My projections make this Ravens -5.8, so I’ll lay the points and look for Jackson to get the first playoff win of his career. This is actually a game in which I expect the Ravens to win by a touchdown or more, so if you have some gamble in you, you can sell points for an additional payout.
Nonetheless, you should have positive expected value laying three points with the Ravens.
Freedman: I normally don’t bet the over on outdoor postseason games, but I must make an exception here.
With Ryan Tannehill and Derrick Henry, the Titans have an explosive offense that can score in a hurry — and they’re absolutely awful on defense, where they rank No. 29 with an 11.1% mark in Football Outsiders’ DVOA.
That combination causes a lot of overs.
In Tannehill’s 29 starts with the Titans, the over is 22-6-1 (53% ROI, including postseason).
Stuckey: Playing a Titans under is very scary — they’ve been an absolute over machine since Tannehill took over at quarterback.
That said, I see value in this under down to 54 (shop real-time lines here).
The Ravens will be able to sustain drives and chew up the clock in the process. However, I don’t think it will be as easy as most think. The Titans’ run defense has been much better than the pass defense, and they’ve seen this unique Ravens offense twice over the past 12 months. That experience should pay off, especially since I still have many questions about the Ravens’ passing attack.
The Baltimore defense should also show up here. Tennessee’s offense has been tremendous by every metric, but the Titans benefited from one of the easiest schedules of opposing defenses in the NFL. Their numbers are also a bit inflated due to other circumstances, such as oodles of garbage-time points against the Browns, playing the Bills before their defensive resurgence and facing the Ravens without two of their best defensive lineman.
I don’t think the Titans offense is invincible by any stretch of the imagination.
Ravens 1H -2.5
Arinze: After a string of three losses in mid-November, the Ravens found themselves outside the playoff picture, but they managed to regroup and find their groove again by rattling off five straight wins.
On Super Wild Card Weekend, they’ll get a chance to avenge one of those losses in their rematch with the Titans. In Week 11, Tennessee trailed Baltimore by 11 points in the second half but rallied back to tie the game before winning it in overtime.
I generally prefer teams with a defensive profile in the playoffs, and of these two teams, the Ravens are the only team that fits that description. Baltimore ranks ninth in defensive DVOA while Tennessee is ranked 29th in the league.
The biggest thing to keep an eye on in this game will be how both teams perform on third down. Per TeamRankings, Baltimore is ranked fourth in third-down conversion (48.79%) while Tennessee is fifth (46.15%). But on defense, Baltimore is second in opponent third-down conversion (34.03%) while Tennessee is dead last in the NFL at 51.87%.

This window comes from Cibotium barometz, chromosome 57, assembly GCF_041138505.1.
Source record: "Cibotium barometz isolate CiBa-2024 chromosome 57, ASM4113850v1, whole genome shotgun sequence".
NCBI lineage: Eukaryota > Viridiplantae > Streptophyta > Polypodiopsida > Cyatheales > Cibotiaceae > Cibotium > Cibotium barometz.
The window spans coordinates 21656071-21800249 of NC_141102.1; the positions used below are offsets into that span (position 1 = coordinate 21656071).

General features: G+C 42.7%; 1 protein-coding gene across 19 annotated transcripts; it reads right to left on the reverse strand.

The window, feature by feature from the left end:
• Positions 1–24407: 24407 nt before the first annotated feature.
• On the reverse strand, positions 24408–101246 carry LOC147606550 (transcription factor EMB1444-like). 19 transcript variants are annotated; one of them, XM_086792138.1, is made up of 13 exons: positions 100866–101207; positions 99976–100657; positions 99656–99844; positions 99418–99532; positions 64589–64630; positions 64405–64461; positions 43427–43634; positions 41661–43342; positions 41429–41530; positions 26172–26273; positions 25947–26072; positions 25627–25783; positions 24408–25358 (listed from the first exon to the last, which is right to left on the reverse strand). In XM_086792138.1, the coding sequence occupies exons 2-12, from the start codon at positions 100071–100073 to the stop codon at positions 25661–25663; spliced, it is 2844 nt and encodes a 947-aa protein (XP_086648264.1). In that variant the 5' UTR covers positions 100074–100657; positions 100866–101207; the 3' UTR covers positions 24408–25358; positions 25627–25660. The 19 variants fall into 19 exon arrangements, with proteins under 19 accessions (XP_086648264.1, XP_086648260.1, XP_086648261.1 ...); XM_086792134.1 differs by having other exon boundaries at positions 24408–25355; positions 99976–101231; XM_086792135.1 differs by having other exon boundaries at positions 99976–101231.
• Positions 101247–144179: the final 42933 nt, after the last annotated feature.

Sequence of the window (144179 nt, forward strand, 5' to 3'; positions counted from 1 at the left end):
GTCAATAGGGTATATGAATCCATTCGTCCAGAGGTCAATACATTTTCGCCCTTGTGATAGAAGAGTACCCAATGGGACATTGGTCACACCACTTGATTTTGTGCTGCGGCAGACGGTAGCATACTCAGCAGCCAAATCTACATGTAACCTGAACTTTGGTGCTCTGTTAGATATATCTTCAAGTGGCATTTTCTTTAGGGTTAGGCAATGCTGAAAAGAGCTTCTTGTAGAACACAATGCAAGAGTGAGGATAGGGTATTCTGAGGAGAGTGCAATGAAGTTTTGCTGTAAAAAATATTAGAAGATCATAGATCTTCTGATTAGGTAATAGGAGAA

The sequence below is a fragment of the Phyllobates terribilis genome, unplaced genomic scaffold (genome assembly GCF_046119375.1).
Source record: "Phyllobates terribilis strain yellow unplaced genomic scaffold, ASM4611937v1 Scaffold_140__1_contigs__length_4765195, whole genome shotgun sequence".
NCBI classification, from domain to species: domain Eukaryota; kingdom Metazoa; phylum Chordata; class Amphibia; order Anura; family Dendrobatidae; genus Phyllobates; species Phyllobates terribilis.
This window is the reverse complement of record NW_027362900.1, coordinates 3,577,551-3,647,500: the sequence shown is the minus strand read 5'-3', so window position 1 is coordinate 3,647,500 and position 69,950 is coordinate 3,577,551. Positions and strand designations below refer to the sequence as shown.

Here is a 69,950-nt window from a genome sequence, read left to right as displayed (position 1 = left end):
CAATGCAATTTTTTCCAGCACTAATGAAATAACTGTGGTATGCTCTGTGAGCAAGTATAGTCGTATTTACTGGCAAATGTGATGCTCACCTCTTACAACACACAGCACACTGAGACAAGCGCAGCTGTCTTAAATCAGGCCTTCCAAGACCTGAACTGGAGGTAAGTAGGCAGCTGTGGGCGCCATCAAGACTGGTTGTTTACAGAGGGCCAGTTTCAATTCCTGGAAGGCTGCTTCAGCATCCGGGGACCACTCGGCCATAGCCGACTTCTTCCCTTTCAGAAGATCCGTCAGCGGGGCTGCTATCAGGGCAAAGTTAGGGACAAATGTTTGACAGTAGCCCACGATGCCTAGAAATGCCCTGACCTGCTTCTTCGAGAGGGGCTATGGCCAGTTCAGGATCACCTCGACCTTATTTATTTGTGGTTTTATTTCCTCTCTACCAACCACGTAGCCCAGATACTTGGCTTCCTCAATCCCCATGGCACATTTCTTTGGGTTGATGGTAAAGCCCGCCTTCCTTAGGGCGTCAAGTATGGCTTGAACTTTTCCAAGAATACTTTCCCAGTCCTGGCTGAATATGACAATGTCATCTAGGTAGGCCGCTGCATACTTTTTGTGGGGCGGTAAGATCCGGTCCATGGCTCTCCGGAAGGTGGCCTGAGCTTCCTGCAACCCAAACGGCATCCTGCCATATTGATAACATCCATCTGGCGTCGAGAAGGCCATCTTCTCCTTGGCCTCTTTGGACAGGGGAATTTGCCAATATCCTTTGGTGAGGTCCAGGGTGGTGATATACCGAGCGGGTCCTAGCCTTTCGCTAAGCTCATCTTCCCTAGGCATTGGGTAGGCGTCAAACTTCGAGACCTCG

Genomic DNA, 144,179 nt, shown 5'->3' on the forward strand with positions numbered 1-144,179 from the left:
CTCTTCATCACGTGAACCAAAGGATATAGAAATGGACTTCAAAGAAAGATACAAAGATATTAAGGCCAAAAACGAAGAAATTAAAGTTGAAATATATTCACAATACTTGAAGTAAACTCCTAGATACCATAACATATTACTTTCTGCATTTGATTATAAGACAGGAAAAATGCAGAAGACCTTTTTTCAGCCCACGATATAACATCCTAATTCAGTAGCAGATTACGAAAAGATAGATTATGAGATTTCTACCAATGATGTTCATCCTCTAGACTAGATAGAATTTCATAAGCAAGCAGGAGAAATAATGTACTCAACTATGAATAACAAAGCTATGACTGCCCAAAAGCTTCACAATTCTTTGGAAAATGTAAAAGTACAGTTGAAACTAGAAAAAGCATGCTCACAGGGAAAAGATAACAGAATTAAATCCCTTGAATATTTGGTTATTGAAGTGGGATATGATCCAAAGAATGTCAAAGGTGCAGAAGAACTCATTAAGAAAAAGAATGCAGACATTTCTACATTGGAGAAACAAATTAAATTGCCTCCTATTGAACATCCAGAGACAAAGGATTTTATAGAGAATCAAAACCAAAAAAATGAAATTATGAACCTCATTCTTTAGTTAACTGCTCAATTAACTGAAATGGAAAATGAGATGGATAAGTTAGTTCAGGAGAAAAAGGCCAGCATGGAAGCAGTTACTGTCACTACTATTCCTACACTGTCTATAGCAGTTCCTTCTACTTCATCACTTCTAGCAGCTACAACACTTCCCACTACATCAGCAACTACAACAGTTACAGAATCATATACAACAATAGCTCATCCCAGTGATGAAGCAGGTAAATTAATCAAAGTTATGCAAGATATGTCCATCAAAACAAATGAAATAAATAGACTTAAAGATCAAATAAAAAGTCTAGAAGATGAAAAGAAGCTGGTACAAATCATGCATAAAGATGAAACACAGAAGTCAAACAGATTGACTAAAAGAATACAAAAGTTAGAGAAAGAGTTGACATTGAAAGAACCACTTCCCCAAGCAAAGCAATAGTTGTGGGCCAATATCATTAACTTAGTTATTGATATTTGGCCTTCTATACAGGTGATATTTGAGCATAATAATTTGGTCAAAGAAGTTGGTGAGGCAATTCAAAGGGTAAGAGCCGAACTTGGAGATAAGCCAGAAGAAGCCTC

Third down is where this game will be won or lost.
The Ravens are known to bully teams, but it’s because they often get off to a fast start. That credit goes to their coaching staff as they do a tremendous job of getting their players’ attention and having them ready to play.
With John Harbaugh as their coach, Baltimore is +28.77 units in the first half, and they’ve covered the first half in their last seven games.
FanDuel lists the Ravens as 2.5-point first-half favorites. I like their chances to make it eight straight covers on Sunday.
Most Valuable Ravens-Titans Players
Our Director of Predictive Analytics, Sean Koerner, highlights the five most valuable players for both teams based on how many points they’re worth to the spread.
- Ryan Tannehill (+4.74) proved that 2019 wasn’t a fluke — he’s the very reason that the Titans overcame poor defensive play to make the playoffs.
- The Titans would love to give Derrick Henry (+0.64) 25-plus carries and set up play-action passes to A.J. Brown (+0.84), but their defense (18th in DVOA) doesn’t afford them comfortable leads.
- The Titans generate the NFL’s lowest pressure rate (16.7%), putting a ton of pressure on a secondary that’s been without Adoree’ Jackson (+0.21) for the first 14 games this season. His return could help stop the bleeding a bit.
- Jadeveon Clowney’s (+0.36) season-ending injury played a role in the defense falling apart in the second half of the season.
- Lamar Jackson is among the NFL’s more valuable quarterbacks in the league, but struggles when playing from behind. It will be critical for the defense to be in top form to prevent a trailing game script.
- Cornerbacks Marlon Humphrey (+0.43), Jimmy Smith (+0.17) and Marcus Peters (+0.28) are all banged-up. Their health will be critical for the Ravens.
- Calais Campbell’s (+0.26) calf injury has limited his playing time since Week 5 in the 30-50% range in addition to the four games he missed. If he were healthy enough to return to a normal 75% snap count, it would boost the Ravens’ rating by about 0.2 points.
- The Ravens lost Marshal Yanda (+0.37) to retirement and Ronnie Stanley (+0.3) and Nick Boyle (+.1) to season-ending injuries. Considering the Ravens run the ball at the highest rate in the NFL, it’s fair to wonder if these key losses to their run-blocking will be their downfall in the playoffs.
Ravens-Titans WR/CB Matchups
Wide receiver vs. cornerback matchups might be the most important individual matchups in football. Read senior NFL analyst Matthew Freedman’s breakdown of the expected matchups this Sunday.